The past couple of weeks, South Holland experienced a welcomed streak of heat and sunshine. Almost all of the month of April was filled with sunny days and you couldn't go out the door without your sunglasses and a considerable cut down on clothing layers. No more jackets with extra padding for warmth retention, no more scarves. There was not a cloud in sight. I was honestly dumbfounded. I could actually take some decent photographs of my food with all that natural light.
The Dutch were happy with a capital H. Sunshine is an event here. They swarmed to the nearest parks and public gardens to sunbathe and play games. Many of my Dutch neighbors were exhibiting most of their body parts- some I needn't see- to the sun, taking out into their backyards and balconies their lounge chairs and calling friends over to enjoy a sun-filled afternoon and share a couple of drinks. Paired with Queen's Day last Friday, which is a national holiday here in The Netherlands, the Dutch were walking on air.
So, right when I thought that spring was here to stay, a sudden wave of heavy rain and cold weather came to prove me and everyone else wrong and to remind me that I'm now living in northern and not southern Europe. Ok, ok, I get it! Sudden weather changes are the norm around here. Since last weekend, storms are raging, winds are howling, temperature has dropped by 10 or more degrees Celsius and I had to put my flip flops back in storage and take out, once again, my sheepskin boots.
All this came just as I was starting to daydream of foreign, exotic places and just as I was starting to get cravings for spring-summery food, like avocado and grilled turkey salads or seafood linguine. It will be a while before I make these dishes. My cravings have just shifted to more weather-appropriate food. And what's more appropriate for cold weather than a stew?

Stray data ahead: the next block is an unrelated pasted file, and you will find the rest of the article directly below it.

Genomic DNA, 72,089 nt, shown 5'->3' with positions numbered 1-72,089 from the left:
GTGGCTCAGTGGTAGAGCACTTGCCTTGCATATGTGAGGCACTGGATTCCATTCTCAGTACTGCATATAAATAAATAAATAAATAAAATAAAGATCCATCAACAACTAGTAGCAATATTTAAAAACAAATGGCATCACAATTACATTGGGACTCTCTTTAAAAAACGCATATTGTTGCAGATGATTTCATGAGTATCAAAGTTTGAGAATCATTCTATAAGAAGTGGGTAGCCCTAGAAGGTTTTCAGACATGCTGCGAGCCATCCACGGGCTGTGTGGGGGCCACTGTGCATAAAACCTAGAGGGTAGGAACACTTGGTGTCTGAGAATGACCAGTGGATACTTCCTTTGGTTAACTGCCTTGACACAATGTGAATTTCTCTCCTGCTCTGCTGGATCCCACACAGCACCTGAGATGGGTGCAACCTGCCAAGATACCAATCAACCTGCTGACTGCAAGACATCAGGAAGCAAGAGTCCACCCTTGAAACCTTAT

I had so many recipes for meat stews to choose from. Greeks adore stews. Chicken, veal, pork, goat, lamb stews are being cooked every single week of the year, all year round. They're not confined to "winter eating". They are an integral part of the Greek diet and there is a multitude of ways to prepare them. But my choice was not a Greek stew, although many such recipes will be coming later on, I promise. I went with something slightly different; a pork stew with dried fruit and dark beer.
The first time I made this stew I was completely taken by its unique flavor and the richness of its sauce. Bite-sized pieces of pork are first nicely browned in a Dutch-oven on a stove top, in a mixture of olive oil and butter. Then the onions and woody garlic are sautéed in the meat juices until they become soft and then you simply add the rest of the ingredients, like dried fruit, dark beer and Dijon mustard in the pan and put it straight into the oven for an hour and a half or so. It's so simple, so easy, such an unassuming dish but with such an intense flavor.
The sweet dried apricots and prunes along with the apple jelly, give a sweet, fruity taste to the pork and the sharp Dijon mustard and bitter dark beer provide some delicate sour notes to render a balance of flavors. The aromatic cinnamon and pungent ground coriander add depth and a hint of spice to the dish, making it extremely fragrant. The meat is tender and succulent and the sauce is dense and glossy; impossible to resist.
There are several side dishes with which to serve this stew. Fluffy mashed potatoes is one of them and it's a delicious choice. Serve the stew with lots of sauce, mashed potatoes on the side, and make sure you have plenty of warm, crusty bread around to mop up all the lovely, tasty juices.
Slightly reminiscent of Asian recipes, this dish pairs perfectly with jasmine rice or brown rice. Jasmine rice, which is Thai rice, gives an exotic touch to the dish and its nutty aroma complements the sweetness of the pork. Serve the stew on top, not with a lot of juices though so that the rice can retain its granular texture.
Another option is to serve it with French fries or even potatoes boiled in water, a splash of olive oil and a little salt and pepper.
An assortment of fresh green leaves would make the best choice for a salad to accompany each of the aforementioned dishes.